Is Buying Organic Really Worth It?

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We’ve all walked through the aisles of our local grocery stores and come across the big bold letters “organic” proudly displayed across all sorts of products. You check the price. It’s definitely more expensive than any non-organic options you see. So what’s the difference? Is it worth buying? Let’s take a look at this issue.

Organic foods are classified as being grown and processed in the U.S. according to strict federal national standards set by the U.S. Department of Agriculture. To meet these standards, organic crops must be produced without using conventional pesticides, synthetic fertilizers, bio-engineering, or other means of unnatural production. All organically raised animals must have been given natural feed and raised without any hormones and antibiotics. All foods with a “USDA organic” means it contains at least 95 % organic ingredients and was approved by a government-expert who inspected the farm where it was grown to ensure it met these standards. 

Organically grown foods certainly contain fewer pesticides than non-organic foods, but this does not mean they are completely free of any pesticide residue. While the amount is well below safety standards set by the Environmental Protection Agency, there are very few studies that have been able to ascertain any long-term health effects that these small doses of pesticides could have.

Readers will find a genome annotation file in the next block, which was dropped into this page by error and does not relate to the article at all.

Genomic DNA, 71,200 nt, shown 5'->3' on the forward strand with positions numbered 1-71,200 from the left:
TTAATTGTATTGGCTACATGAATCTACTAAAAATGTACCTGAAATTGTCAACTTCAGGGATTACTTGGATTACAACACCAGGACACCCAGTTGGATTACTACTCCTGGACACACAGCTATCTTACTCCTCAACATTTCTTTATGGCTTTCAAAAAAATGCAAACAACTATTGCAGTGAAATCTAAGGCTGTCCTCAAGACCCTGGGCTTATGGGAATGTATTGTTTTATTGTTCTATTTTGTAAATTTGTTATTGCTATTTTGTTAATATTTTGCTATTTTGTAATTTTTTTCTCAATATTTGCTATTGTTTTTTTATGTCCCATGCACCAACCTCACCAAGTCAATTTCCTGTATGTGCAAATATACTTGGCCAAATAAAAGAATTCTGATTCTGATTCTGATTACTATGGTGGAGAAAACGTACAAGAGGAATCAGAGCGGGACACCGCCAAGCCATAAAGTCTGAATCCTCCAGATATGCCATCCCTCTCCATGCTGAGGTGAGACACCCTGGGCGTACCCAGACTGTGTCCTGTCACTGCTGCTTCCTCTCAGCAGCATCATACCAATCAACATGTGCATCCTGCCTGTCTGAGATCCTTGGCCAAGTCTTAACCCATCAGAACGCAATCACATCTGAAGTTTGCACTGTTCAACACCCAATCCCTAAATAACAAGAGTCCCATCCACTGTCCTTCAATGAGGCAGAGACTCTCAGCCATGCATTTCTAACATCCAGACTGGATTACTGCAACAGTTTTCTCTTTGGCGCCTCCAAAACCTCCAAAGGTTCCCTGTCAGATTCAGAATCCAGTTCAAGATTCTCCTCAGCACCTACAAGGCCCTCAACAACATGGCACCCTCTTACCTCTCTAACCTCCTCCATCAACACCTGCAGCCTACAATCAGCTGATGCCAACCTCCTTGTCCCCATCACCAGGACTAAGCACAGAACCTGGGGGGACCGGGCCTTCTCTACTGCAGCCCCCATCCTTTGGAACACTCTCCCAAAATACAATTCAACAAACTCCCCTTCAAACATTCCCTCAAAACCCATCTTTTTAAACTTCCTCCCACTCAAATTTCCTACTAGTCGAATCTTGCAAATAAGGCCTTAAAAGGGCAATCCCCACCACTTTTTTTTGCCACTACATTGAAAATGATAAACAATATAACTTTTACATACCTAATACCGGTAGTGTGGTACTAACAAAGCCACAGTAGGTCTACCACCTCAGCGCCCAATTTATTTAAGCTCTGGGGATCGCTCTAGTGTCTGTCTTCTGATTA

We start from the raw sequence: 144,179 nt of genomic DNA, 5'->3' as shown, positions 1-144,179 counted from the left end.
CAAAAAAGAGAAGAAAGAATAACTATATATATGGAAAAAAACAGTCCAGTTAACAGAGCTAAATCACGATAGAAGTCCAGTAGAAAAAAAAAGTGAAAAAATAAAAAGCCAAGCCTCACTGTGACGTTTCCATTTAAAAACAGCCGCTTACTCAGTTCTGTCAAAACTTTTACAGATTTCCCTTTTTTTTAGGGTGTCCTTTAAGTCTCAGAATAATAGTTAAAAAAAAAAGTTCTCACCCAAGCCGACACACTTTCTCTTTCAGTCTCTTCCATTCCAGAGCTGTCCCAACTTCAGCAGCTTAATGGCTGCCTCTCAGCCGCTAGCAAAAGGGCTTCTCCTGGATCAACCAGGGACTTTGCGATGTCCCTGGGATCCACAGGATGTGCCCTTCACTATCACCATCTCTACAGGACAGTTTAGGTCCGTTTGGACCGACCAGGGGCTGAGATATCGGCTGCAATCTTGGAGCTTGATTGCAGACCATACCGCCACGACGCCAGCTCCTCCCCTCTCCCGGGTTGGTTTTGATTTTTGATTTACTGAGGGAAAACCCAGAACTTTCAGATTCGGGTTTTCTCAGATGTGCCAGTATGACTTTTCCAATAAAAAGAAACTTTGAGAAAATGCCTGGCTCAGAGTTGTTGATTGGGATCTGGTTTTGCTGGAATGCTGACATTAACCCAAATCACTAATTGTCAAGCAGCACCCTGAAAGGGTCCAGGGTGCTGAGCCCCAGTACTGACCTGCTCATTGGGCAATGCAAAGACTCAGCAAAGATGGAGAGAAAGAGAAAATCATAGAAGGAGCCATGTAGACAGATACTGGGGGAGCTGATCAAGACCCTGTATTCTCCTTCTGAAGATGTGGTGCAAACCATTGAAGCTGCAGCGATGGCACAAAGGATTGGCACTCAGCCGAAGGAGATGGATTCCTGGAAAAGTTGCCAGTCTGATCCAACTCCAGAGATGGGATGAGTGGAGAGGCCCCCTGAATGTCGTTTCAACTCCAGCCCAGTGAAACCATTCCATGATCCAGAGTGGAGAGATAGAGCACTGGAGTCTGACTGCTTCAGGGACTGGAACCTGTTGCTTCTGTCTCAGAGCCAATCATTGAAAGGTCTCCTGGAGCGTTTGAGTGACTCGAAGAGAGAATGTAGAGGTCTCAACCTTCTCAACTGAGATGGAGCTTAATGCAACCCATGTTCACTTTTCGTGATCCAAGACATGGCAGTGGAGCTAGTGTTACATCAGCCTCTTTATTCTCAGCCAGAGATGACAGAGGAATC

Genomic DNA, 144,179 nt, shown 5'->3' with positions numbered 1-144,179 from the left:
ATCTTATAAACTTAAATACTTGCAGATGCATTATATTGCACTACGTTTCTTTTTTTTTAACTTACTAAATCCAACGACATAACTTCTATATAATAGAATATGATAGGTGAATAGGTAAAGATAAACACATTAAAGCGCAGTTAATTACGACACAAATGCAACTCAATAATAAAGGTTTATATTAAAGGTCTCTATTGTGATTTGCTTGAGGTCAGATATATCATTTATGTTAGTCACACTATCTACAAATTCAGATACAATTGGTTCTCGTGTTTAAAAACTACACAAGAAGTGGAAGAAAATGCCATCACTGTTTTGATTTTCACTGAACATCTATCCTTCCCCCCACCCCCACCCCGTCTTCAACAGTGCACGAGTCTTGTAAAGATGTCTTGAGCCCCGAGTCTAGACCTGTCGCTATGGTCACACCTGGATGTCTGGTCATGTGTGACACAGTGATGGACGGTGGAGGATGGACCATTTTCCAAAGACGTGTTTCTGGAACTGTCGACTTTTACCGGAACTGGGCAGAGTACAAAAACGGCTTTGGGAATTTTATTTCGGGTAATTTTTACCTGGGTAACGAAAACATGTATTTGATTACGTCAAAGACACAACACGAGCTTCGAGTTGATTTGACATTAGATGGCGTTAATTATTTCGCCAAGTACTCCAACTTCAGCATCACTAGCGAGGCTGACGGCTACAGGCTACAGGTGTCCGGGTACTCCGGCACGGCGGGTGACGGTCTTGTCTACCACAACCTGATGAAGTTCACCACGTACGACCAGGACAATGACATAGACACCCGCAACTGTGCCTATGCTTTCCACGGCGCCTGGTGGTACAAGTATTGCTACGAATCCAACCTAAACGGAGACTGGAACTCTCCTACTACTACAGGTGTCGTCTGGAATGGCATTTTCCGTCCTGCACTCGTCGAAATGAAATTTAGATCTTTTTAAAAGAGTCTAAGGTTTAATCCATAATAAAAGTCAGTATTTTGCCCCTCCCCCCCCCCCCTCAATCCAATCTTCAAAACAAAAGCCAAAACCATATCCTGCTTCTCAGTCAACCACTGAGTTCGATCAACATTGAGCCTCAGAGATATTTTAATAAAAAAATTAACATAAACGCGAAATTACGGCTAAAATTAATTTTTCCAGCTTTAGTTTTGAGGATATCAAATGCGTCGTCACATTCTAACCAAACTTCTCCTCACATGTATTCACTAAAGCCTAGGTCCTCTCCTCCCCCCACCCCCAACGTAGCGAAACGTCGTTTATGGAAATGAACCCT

Another aspect needed to be considered is that plants are made to protect themselves from any outside threats using their very own natural pesticides. Organic crops typically have to deal with more pests than conventional crops, which means these plants produce more natural toxins. While these toxins are usually eliminated once cooked, there is a greater risk associated with organic foods. Organic crops are also planted using manure fertilizers, which run the risk of containing harmful bacteria like E. coli.

When it comes to nutrition, there isn’t a clear answer as to whether organic is better for you. Several studies have shown that organic crops produce higher levels of vitamins and antioxidants. These differences, however, are so minute that it is difficult to tell if they have any significant impact on our bodies.

This leads us to our overall question: Is buying organic really worth it? The easy answer is yes. Consuming organic foods lower your overall exposure to harmful pesticides by a considerable amount. Another benefit of buying things that are organic is that you are contributing to the overall health of the environment. Mass commercial farming using conventional methods involves large amounts of pesticides, which can accumulate and harm the environment over a long period of time.  

There are certain foods that are typically sprayed with more pesticides than usual, so it may be best to pick the organically grown options for the followings items:

  • Spinach
  • Apples
  • Strawberries
  • Lettuce
  • Corn
  • Green beans
  • Peaches

Buying organic has its benefits, but this shouldn’t mean you forgo non-organic options just to save your money so you can afford more expensive organic items. Any diet rich in vegetables, whole grains, and lean meat is considered much more beneficial than eating processed foods.

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